At Cornell University in Ithaca, New York, Vincent speaks with Susan, Colin, and Gary about the work of their laboratories on parvoviruses, influenza viruses, and coronaviruses that infect dogs, cats, horses and other mammals.
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Several recently published mBio studies describe new mechanisms of intrinsic antibiotic resistance. These mechanisms may themselves become therapeutic targets to broaden the application of currently available drugs. Read More
Simon Anthony has spent his scientific career studying viruses and their impact on health. In the United Kingdom, where he is from, he investigated viruses of agricultural significance. Then, at the San Diego Zoo, he focused on the microbes of wildlife. Currently, at Columbia University’s Mailma... Read More
Though it's been less covered by major news outlets, Zika is still an important research topic. Scientists are working hard to understand Zika virus biology, transmission, and treatment. We round up the latest research reports on this still-emerging disease. Read More
This is a primer on the mycorrhizae, the association of plant roots and fungi. An outstanding review article on this subject has recently appeared, authored by four Frenchmen and one American: F. Martin, A. Kohler, C. Murat, C. Veneault-Fourrey, and D. S. Hibbett. I found reading it both excit... Read More
The TWiM team speaks with Pat Schloss about assigning sequence data to operational taxonomic units, and his experience with mSphere Direct, a new way of submitting papers for publication.
The TWiVome discuss the blood virome of 8,420 humans, and thoroughly geek out on a paper about the number of parental viruses in a plaque.
One of the conundrums facing TB research is the fact that Mtb grows incredibly slowly. Slow growth confounds both research and treatment since it can take days to weeks to grow a culture for study, a month or more to determine drug resistance properties of a patient sample, and months of antibio... Read More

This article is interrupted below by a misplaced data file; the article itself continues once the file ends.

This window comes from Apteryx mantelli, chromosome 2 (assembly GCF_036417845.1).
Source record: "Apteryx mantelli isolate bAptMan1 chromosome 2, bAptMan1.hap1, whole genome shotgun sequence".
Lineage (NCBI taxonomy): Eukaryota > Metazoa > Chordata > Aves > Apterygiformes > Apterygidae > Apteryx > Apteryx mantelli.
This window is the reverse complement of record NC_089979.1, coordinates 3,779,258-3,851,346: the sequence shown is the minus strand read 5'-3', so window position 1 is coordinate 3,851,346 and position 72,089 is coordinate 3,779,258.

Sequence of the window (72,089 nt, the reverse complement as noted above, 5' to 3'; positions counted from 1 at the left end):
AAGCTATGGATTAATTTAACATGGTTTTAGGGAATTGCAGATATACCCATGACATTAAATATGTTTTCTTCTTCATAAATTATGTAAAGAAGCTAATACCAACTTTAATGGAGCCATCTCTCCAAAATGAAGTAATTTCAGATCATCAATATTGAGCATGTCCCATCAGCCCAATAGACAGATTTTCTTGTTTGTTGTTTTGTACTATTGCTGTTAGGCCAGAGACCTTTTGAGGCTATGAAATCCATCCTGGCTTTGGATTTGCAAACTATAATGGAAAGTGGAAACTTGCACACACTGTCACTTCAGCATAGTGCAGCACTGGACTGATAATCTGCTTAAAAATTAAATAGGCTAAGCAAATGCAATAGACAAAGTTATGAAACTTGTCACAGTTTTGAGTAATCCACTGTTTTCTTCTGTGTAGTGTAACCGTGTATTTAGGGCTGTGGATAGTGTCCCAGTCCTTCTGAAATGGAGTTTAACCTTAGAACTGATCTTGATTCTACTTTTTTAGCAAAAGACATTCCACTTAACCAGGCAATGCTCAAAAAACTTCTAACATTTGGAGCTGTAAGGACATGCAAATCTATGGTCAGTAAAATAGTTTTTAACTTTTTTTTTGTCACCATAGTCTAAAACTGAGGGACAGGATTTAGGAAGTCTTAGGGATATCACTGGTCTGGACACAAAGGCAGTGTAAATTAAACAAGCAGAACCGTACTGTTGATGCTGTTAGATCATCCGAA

The esteemed TWiVumvirate reveal the discovery of a new negative stranded RNA virus of wasps that regulates longevity and sex ratio of its parasitoid host.
Vincent, Elio, and Michael reveal what Neanderthals ate from analysis of DNA in their teeth, and new CRISPR-Cas systems found in the genomes of uncultured microbes.
Oh I hope I win!
Hi TWIM Team
Robert Koch published the first photographs of individual bacteria in 1877, nearly 200 years after Antoni van Leeuwenhoek sent drawings of bacteria in a letter to the Royal Society. Long before cameras were linked with microscopes, generations of microscopists relied on their own eyes, pencil, a... Read More
The lovely TWiV team explore evolution of our fecal virome, and the antiviral RNA interference response in the nematode C. elegans.
While detection and reaction to light sources is a well-known process in environmental organisms exposed to diurnal light cycling, light detection also affects the biological processes of human pathogens. The human pathogen Acinetobacter baumannii, a microbe associated with hospital-acquired inf... Read More
Here is my chance to chat a bit with some University of Puget Sound staff about the depth, breadth, and wonders of the microbial world. It's a podcast! Read More
Scientists from the University of Liverpool’s Institute of Infection and Global Health have shown that phage therapy could offer a safe and effective alternative to antibiotics in the treatment of Cystic Fibrosis lung infections.
Chronic lung infections caused by the bacterium Pseudomonas aer... Read More
Researchers with the Iowa City VA Health Care System and University of Iowa have produced striking new evidence of neutrophil plasticity, or the ability of these white blood cells to change their properties.
The scientists exposed neutrophils—the most prevalent white blood cells—to Helicobact... Read More
A team of researchers from iMM Lisboa led by Luísa Figueiredo and in collaboration with Joe Takahashi's group from Southwestern University has shown for the first time that the parasite responsible for sleeping sickness, Trypanosoma brucei, has its own internal clock, which allows it to antecipa... Read More
Frozen and freeze-dried products for Fecal Microbiota Transplantation (FMT) are nearly as effective as fresh product at treating patients with Clostridium difficile (C-diff) infection, according to researchers at The University of Texas Health Science Center at Houston (UTHealth) School of Publi... Read More
I was asked recently why Jacques Monod did not followup on his early work on bacterial growth. Instead, he happily veered in a different direction and went on to become one of the fathers of Molecular Biology. Together with François Jacob, he proposed the operon model and other key breakthr... Read More